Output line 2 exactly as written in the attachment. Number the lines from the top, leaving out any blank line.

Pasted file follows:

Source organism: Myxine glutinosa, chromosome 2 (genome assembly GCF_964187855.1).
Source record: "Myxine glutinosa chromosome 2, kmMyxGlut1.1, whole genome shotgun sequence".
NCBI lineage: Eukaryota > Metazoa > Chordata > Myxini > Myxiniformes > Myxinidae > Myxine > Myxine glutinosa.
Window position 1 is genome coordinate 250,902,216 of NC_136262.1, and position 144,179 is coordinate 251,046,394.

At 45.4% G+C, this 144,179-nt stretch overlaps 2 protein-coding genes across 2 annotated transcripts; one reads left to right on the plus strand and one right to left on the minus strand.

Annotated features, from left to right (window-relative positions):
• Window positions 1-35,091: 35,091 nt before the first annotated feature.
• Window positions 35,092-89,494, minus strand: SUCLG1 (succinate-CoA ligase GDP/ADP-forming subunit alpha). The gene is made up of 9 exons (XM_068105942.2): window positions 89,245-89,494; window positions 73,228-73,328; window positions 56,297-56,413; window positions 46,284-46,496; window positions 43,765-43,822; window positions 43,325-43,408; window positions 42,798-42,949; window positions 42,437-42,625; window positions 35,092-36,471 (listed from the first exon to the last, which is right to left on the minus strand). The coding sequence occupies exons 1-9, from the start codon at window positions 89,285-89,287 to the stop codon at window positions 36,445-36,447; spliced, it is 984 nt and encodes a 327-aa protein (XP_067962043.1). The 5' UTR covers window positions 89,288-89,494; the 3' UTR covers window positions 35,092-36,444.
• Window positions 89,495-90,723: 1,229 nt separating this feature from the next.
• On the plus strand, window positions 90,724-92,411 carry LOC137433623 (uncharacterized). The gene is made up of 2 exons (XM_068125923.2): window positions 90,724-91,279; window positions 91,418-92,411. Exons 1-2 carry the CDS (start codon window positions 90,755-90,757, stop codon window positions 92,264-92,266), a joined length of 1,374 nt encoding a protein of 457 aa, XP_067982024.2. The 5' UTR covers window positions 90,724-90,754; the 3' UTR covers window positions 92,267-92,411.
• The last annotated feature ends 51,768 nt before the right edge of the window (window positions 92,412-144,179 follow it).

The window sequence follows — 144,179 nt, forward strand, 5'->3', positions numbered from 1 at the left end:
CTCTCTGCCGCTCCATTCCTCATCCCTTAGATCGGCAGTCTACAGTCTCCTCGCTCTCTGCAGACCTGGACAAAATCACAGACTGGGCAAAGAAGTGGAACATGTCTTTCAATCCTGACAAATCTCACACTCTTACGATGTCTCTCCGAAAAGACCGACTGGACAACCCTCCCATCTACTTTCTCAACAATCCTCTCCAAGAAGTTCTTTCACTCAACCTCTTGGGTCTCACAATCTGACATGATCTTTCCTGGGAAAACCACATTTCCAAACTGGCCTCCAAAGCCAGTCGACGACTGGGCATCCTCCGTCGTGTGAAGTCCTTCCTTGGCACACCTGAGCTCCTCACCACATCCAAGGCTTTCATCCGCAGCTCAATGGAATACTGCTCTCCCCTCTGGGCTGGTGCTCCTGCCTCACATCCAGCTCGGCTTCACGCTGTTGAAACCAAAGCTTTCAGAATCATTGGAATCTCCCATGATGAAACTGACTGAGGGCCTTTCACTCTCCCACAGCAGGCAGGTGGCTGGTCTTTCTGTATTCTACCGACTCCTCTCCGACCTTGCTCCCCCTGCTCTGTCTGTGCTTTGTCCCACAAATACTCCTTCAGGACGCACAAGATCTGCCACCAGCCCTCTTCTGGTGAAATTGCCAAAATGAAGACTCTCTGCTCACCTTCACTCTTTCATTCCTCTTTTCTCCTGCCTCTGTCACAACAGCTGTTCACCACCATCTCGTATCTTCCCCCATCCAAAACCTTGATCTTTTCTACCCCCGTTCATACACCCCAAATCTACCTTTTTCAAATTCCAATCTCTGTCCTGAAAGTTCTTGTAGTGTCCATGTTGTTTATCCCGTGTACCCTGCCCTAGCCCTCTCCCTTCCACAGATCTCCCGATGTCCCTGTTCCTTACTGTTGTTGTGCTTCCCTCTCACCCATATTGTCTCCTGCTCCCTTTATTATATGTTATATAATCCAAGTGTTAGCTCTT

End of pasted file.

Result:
Source record: "Myxine glutinosa chromosome 2, kmMyxGlut1.1, whole genome shotgun sequence".